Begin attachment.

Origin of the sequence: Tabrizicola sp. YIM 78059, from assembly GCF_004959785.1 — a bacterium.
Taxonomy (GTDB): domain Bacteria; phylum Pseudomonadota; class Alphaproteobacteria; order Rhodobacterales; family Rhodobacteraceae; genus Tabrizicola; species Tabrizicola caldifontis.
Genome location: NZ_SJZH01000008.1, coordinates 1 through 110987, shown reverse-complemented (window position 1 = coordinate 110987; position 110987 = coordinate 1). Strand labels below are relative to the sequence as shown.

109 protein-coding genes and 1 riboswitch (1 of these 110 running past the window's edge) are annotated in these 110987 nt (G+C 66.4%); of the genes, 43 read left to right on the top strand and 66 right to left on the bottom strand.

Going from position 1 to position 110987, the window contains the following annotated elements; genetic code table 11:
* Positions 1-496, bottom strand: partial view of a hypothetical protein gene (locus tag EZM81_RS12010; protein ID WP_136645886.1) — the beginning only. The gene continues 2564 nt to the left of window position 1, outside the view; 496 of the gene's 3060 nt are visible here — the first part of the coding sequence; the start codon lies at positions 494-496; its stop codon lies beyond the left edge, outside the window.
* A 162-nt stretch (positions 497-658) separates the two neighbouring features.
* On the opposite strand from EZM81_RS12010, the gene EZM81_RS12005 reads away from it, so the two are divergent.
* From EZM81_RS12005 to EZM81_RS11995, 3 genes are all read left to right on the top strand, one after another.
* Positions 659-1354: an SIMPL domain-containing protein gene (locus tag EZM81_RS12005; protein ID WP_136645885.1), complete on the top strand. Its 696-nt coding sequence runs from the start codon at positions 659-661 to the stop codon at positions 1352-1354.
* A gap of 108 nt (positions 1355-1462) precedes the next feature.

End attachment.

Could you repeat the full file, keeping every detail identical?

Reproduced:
Origin of the sequence: Tabrizicola sp. YIM 78059, from assembly GCF_004959785.1 — a bacterium.
Taxonomy (GTDB): domain Bacteria; phylum Pseudomonadota; class Alphaproteobacteria; order Rhodobacterales; family Rhodobacteraceae; genus Tabrizicola; species Tabrizicola caldifontis.
Genome location: NZ_SJZH01000008.1, coordinates 1 through 110987, shown reverse-complemented (window position 1 = coordinate 110987; position 110987 = coordinate 1). Strand labels below are relative to the sequence as shown.

109 protein-coding genes and 1 riboswitch (1 of these 110 running past the window's edge) are annotated in these 110987 nt (G+C 66.4%); of the genes, 43 read left to right on the top strand and 66 right to left on the bottom strand.

Going from position 1 to position 110987, the window contains the following annotated elements; genetic code table 11:
* Positions 1-496, bottom strand: partial view of a hypothetical protein gene (locus tag EZM81_RS12010; protein ID WP_136645886.1) — the beginning only. The gene continues 2564 nt to the left of window position 1, outside the view; 496 of the gene's 3060 nt are visible here — the first part of the coding sequence; the start codon lies at positions 494-496; its stop codon lies beyond the left edge, outside the window.
* A 162-nt stretch (positions 497-658) separates the two neighbouring features.
* On the opposite strand from EZM81_RS12010, the gene EZM81_RS12005 reads away from it, so the two are divergent.
* From EZM81_RS12005 to EZM81_RS11995, 3 genes are all read left to right on the top strand, one after another.
* Positions 659-1354: an SIMPL domain-containing protein gene (locus tag EZM81_RS12005; protein ID WP_136645885.1), complete on the top strand. Its 696-nt coding sequence runs from the start codon at positions 659-661 to the stop codon at positions 1352-1354.
* A gap of 108 nt (positions 1355-1462) precedes the next feature.